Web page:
Artur Friedenreich, son of a German immigrant and a black washerwoman, played in the first division for twenty-six years and never earned a cent. No one scored more goals than he in the history of soccer, not even that other great Brazilian artilleryman, Pelé, who remains professional soccer’s leading scorer. Freidenreich accumulated 1,329, Pelé 1,279. The green-eyed mulatto founded the Brazilian style of play. He, or the devil who got into him through the sole of his foot, broke all the rules in the English manuals: Friedenreich brought to the solemn stadium of the whites the irreverence of brown boys who entertained themselves fighting over a rag ball in the slums. Thus was born a style open to fantasy, one which prefers pleasure to results. From Friedenreich onward, there have been no right angles in Brazilian soccer, just as there are none in the mountains of Rio de Janeiro or the buildings of Oscar Niemeyer.
— Galeano on the evolution of Brazilian soccer.
And one fine day the goddess of the wind kisses the foot of man, that mistreated, scorned foot, and from that kiss the soccer idol is born. He is born in a straw crib in a tin-roofed shack and he enters the world clinging to a ball.
— Galeano on soccer idols.
The scorn of many conservative intellectuals comes from their belief that soccer-worship is exactly the religion people deserve. Possessed by soccer, the proles think with their feet, which is the only way they can think, and through such primitive ecstasy they fulfill their dreams. The animal instinct overtakes human reason, ignorance crushes culture, and the riff-raff get what they want. In contrast, many leftist intellectuals denigrate soccer because it castrates the masses and derails their revolutionary ardor. Bread and circus, circus without the bread: hypnotized by the ball, which exercises a perverse fascination, workers’ consciousness becomes atrophied and they let themselves be led about like sheep by their class enemies.”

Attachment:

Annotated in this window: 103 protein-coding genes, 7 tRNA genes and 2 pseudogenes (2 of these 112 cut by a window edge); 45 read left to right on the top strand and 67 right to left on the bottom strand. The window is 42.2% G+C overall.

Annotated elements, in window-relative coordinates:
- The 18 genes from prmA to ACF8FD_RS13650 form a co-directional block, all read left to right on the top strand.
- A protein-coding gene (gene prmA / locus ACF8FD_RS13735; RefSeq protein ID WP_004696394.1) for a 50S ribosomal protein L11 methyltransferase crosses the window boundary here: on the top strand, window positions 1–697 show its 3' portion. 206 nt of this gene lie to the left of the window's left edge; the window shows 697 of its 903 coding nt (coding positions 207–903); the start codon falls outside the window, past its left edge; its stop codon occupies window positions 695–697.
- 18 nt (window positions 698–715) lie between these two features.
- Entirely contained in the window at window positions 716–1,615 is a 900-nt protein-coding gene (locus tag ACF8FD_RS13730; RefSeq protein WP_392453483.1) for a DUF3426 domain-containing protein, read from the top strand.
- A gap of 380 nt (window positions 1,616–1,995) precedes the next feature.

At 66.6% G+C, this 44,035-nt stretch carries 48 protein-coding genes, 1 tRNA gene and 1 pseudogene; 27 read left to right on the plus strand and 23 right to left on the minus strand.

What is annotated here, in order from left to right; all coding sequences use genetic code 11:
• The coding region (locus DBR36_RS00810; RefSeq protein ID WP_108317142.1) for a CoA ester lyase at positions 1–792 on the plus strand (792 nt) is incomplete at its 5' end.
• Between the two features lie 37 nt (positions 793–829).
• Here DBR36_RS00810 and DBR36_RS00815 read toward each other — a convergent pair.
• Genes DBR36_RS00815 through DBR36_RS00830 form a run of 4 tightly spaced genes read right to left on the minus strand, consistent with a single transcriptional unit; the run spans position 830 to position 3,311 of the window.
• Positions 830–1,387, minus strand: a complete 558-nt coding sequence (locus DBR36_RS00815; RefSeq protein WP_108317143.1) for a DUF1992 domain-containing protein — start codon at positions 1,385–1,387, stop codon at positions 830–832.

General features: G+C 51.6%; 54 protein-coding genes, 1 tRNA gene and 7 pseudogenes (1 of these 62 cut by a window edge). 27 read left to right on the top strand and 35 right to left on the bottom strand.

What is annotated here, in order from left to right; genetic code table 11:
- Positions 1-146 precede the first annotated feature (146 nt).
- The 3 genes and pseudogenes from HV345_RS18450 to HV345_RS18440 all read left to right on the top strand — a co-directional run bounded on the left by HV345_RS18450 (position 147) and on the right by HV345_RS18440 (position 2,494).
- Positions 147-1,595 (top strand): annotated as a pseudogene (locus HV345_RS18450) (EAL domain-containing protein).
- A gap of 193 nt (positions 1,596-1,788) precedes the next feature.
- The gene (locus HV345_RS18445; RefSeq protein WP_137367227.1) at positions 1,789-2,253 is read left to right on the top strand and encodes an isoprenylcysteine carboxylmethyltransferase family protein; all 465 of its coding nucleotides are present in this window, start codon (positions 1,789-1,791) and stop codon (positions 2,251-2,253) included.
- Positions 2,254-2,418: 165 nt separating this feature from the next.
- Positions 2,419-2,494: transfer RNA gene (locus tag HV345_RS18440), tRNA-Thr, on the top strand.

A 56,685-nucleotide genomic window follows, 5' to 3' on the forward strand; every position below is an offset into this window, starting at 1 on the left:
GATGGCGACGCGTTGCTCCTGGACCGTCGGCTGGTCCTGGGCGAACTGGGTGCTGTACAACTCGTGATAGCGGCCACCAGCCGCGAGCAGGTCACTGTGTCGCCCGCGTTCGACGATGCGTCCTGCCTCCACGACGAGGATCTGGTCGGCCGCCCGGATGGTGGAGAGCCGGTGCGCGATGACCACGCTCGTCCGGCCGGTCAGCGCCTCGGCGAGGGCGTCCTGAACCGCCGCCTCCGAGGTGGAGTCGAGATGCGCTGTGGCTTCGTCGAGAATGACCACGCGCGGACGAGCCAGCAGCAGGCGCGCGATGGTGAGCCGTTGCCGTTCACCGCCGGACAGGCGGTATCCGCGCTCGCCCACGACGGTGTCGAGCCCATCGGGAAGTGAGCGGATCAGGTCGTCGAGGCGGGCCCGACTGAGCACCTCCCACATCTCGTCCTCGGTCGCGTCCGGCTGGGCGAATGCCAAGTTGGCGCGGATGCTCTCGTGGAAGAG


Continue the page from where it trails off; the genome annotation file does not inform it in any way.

— Galeano on soccer and politics.
Violence is not in the genes of these people who love to celebrate and are wild about the joys of music and soccer. Colombians suffer from violence like a disease, but they don’t wear it like a birthmark on their foreheads. The machinery of power, on the other hand, is indeed a cause of violence: as in all of Latin America, injustice and humiliation poison people’s souls.
— Galeano reflecting on the 1994 murder of Colombian defender Andrés Escobar.
Soccer elevates its divinities and exposes them to the vengeance of the believers. With the ball on his foot and the national colors on his chest, the player who embodies the nation marches off to win glory on far-off battlefields. If he returns defeated, the warrior becomes a fallen angel. At Ezeiza airport in 1958, people threw coins at Argentina’s players returning from a poor performance at the World Cup in Sweden. In the ‘82 Cup, Caszely missed a penalty kick and back in Chile they made his life impossible. Ten years later, several Ethiopian players asked the United Nations for asylum after losing 6-1 to Egypt. We are because we win. If we lose, we no longer exist. Without question, the national uniform has become the clearest symbol of collective identity, not only in poor or small countries whose place on the map depends on soccer. When England lost out in the qualifiers for the ‘94 World Cup, the front page of the Daily Mirror featured a headline in a type-size fit for a catastrophe: ‘THE END OF THE WORLD.
— Galeano on soccer and nationalism.
Thirty-two teams travelled to Japan and Korea to wage the seventeenth World Cup Championship in the shiny new stadiums of twenty cities. Pakistani children sewed the high-tech ball for Adidas that started rolling on opening night in the stadium at Seoul: a rubber chamber, surrounded by a cloth net covered with foam, all inside a skin of white polymer decorated with the symbol of fire. A ball to lure fortunes from grass.”
— Galeano on the 2002 World Cup.
Years have gone by and I’ve finally learned to accept myself for who I am: a beggar for good soccer.I go about the world, hand outstretched, and in the stadiums I plead: ‘A pretty move, for the love of God.’ And when good soccer happens, I give thanks for the miracle and I don’t give a damn which team or country performs it.
—Galeano on his love for the sport exceeding his love for any one team.